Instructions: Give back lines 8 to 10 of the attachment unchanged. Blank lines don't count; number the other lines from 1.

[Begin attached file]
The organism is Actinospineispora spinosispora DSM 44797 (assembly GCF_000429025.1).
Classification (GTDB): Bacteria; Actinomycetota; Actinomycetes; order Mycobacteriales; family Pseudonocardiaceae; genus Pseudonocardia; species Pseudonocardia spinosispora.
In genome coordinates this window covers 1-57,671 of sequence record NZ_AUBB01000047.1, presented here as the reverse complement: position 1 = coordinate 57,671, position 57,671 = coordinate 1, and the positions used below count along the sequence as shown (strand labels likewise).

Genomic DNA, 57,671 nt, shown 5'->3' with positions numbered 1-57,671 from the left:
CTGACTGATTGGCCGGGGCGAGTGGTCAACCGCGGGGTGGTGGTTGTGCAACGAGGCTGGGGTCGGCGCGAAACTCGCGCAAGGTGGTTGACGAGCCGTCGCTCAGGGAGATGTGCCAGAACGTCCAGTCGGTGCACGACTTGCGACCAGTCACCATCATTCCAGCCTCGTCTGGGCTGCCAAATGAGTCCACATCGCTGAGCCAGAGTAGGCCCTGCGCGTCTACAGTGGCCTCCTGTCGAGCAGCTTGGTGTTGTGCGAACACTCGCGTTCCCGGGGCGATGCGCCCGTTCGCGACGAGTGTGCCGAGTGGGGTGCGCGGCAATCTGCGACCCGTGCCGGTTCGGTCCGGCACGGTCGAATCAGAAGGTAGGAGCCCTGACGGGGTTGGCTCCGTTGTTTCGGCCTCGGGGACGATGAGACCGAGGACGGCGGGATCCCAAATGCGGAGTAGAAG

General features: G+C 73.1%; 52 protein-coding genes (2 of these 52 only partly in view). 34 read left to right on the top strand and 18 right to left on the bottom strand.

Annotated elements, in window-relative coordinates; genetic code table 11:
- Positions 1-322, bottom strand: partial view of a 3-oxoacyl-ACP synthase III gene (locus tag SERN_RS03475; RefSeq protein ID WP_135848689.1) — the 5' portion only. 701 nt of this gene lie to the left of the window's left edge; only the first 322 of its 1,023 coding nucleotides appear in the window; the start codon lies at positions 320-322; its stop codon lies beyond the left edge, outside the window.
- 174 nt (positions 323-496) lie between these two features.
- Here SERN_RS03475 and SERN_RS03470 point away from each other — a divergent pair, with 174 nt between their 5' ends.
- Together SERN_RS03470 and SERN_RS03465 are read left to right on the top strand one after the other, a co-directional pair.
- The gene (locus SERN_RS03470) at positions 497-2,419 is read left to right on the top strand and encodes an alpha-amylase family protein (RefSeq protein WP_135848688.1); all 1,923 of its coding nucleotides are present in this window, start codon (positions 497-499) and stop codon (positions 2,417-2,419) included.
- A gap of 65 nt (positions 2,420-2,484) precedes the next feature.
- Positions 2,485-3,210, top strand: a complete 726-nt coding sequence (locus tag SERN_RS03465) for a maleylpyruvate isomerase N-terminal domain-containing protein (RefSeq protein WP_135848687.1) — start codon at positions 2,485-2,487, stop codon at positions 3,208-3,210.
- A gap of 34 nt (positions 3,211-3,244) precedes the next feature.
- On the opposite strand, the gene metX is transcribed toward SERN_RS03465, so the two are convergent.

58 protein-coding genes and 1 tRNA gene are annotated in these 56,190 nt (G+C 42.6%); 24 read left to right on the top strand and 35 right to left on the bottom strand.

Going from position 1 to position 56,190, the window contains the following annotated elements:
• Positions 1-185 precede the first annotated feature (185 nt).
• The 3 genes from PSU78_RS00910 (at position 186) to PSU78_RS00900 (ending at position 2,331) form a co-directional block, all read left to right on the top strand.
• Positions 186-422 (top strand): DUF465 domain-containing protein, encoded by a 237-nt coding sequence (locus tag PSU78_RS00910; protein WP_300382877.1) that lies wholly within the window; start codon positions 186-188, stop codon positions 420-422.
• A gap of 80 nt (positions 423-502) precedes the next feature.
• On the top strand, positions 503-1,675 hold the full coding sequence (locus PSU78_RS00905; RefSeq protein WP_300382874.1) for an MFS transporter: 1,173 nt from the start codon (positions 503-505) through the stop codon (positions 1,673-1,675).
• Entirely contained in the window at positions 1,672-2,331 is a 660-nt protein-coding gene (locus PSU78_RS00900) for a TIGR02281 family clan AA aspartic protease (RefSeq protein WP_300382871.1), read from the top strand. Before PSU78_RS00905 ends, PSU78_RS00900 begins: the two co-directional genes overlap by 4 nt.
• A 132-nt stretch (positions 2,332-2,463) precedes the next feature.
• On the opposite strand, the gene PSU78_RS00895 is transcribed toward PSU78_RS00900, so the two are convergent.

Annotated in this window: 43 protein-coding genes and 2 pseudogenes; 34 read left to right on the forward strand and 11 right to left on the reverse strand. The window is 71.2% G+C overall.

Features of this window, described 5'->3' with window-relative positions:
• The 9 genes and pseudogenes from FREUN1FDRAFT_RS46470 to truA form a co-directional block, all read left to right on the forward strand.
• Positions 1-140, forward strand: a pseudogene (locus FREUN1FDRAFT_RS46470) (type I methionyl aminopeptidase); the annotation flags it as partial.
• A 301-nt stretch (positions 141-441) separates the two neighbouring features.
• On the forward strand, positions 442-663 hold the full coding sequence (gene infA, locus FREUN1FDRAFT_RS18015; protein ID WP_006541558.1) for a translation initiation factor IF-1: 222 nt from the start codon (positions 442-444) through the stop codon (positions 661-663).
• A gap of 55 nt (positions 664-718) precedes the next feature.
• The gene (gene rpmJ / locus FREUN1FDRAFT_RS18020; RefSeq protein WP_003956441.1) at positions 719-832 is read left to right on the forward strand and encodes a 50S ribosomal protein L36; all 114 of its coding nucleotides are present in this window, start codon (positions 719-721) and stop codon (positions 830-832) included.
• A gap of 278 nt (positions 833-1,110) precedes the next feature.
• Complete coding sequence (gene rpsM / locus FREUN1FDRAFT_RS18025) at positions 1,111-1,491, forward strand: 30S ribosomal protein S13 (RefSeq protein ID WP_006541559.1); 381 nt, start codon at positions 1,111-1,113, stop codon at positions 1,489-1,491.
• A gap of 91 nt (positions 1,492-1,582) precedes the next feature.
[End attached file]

- Positions 1-322, bottom strand: partial view of a 3-oxoacyl-ACP synthase III gene (locus tag SERN_RS03475; RefSeq protein ID WP_135848689.1) — the 5' portion only. 701 nt of this gene lie to the left of the window's left edge; only the first 322 of its 1,023 coding nucleotides appear in the window; the start codon lies at positions 320-322; its stop codon lies beyond the left edge, outside the window.
- 174 nt (positions 323-496) lie between these two features.
- Here SERN_RS03475 and SERN_RS03470 point away from each other — a divergent pair, with 174 nt between their 5' ends.